What you can’t see on this one, however, is there are two linear shaped charges that were used here for redundant cutting ability.

    Energy Inputs


    Most cutters are functioned using electric initiators or detonators and are typically functioned using 3.5 amps, which is in accordance with the MIL specs and standards. These devices have also been tested as high as 22 amps. Capacitance discharge methods can also be used, if enough energy is provided.

    An exploding foil initiator (EFI) can also be used. The EFI uses high voltage, approximately 1000 volts, for ignition. These are becoming very popular, especially in high voltage flight termination systems.

    Different types of transfer lines can be used as well. There are SMDC, FCDC, det cord, and rapid deflagrating cord. The cord ignites an endtip that is threaded into the cutter. Energy from an endtip in the cutter can be used to perform the work or, if it’s a large cutter and more pressure is needed to drive the blade, a booster may be installed to supply the additional energy needed.

    Mechanical initiation can be achieved with a lanyard device. The lanyard assembly can be adjusted for different pull forces and is often adjusted by an internal spring in the lanyards. We also have a unique one here where it’s both electrical and mechanical. Whether a manual pull or electrical signal, either one will fire the output into the cutter.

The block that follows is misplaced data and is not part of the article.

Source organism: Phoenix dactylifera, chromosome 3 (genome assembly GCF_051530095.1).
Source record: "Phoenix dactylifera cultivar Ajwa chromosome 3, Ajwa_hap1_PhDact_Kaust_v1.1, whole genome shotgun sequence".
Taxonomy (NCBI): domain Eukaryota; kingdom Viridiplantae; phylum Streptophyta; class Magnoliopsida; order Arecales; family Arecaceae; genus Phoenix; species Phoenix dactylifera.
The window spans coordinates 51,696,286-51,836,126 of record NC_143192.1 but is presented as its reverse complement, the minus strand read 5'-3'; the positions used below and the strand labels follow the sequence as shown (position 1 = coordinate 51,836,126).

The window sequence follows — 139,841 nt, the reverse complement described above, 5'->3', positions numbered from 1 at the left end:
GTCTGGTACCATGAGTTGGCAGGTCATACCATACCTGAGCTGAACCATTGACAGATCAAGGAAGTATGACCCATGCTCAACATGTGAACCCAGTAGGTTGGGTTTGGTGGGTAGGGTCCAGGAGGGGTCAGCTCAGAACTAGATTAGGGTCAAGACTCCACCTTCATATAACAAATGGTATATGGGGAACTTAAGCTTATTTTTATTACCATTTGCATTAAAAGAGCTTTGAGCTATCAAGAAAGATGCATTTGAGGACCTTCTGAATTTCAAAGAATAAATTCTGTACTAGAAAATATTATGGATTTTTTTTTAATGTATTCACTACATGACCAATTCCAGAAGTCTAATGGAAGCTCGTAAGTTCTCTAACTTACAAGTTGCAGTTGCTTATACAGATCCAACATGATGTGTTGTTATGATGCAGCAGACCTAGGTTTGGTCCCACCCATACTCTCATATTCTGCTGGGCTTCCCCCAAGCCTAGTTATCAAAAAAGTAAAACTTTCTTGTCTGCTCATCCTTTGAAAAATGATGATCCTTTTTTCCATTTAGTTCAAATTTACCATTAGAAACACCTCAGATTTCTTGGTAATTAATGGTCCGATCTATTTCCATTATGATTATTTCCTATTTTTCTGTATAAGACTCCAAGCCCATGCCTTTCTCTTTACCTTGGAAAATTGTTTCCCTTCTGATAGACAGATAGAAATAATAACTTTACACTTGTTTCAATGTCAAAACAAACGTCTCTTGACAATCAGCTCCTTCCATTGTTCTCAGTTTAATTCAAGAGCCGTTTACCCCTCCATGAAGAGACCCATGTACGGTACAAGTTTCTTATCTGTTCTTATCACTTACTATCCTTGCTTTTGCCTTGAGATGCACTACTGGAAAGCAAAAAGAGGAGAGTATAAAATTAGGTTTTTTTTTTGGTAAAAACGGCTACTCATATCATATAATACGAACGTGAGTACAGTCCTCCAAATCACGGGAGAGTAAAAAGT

Redundancy


    Most cutters use a single electrical input to function the device. However, some applications require redundancy. There can also be a second bridgewire inside of the electrical initiator. This dual bridgewire initiator will either have a single electrical firing system that will fire both bridges at the same time or redundant firing systems that will fire each bridge-wire.

    Sometimes the cutter itself is not redundant so two cutters are used to achieve redundancy — for instance, the reefing line cutters on the solid rocket boosters. The cutters were not redundant so there were eight cutters per solid rocket booster, two for each of the 7-, 10-, 12-, and 17-second delay.

    Another way to use redundancy is to have redundant initiators in a single cutter. Either one initiator or both will function the cutter.

    We have cutters with a single housing with two initiators and two cutting mechanisms rolled into the one housing. Either of these will cut the target or they may be fired simultaneously. There are multiple options for redundancy, depending on the application and it’s requirements.

    Cutter Design Considerations